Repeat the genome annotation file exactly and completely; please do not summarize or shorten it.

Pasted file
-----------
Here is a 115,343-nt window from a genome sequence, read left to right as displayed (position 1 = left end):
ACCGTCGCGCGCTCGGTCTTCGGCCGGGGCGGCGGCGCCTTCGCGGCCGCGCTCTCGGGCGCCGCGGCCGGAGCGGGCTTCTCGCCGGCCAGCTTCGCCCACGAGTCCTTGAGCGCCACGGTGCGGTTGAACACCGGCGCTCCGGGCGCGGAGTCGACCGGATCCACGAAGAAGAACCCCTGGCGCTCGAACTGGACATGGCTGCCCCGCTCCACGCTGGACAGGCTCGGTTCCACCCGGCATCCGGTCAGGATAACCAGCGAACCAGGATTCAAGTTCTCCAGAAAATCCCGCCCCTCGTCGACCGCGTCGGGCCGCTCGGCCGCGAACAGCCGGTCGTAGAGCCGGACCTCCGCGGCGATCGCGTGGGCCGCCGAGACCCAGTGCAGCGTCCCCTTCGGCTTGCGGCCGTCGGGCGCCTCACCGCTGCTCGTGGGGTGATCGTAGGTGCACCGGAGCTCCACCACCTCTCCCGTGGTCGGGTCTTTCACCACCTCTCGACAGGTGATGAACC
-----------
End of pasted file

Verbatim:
Here is a 115,343-nt window from a genome sequence, read left to right as displayed (position 1 = left end):
ACCGTCGCGCGCTCGGTCTTCGGCCGGGGCGGCGGCGCCTTCGCGGCCGCGCTCTCGGGCGCCGCGGCCGGAGCGGGCTTCTCGCCGGCCAGCTTCGCCCACGAGTCCTTGAGCGCCACGGTGCGGTTGAACACCGGCGCTCCGGGCGCGGAGTCGACCGGATCCACGAAGAAGAACCCCTGGCGCTCGAACTGGACATGGCTGCCCCGCTCCACGCTGGACAGGCTCGGTTCCACCCGGCATCCGGTCAGGATAACCAGCGAACCAGGATTCAAGTTCTCCAGAAAATCCCGCCCCTCGTCGACCGCGTCGGGCCGCTCGGCCGCGAACAGCCGGTCGTAGAGCCGGACCTCCGCGGCGATCGCGTGGGCCGCCGAGACCCAGTGCAGCGTCCCCTTCGGCTTGCGGCCGTCGGGCGCCTCACCGCTGCTCGTGGGGTGATCGTAGGTGCACCGGAGCTCCACCACCTCTCCCGTGGTCGGGTCTTTCACCACCTCTCGACAGGTGATGAACC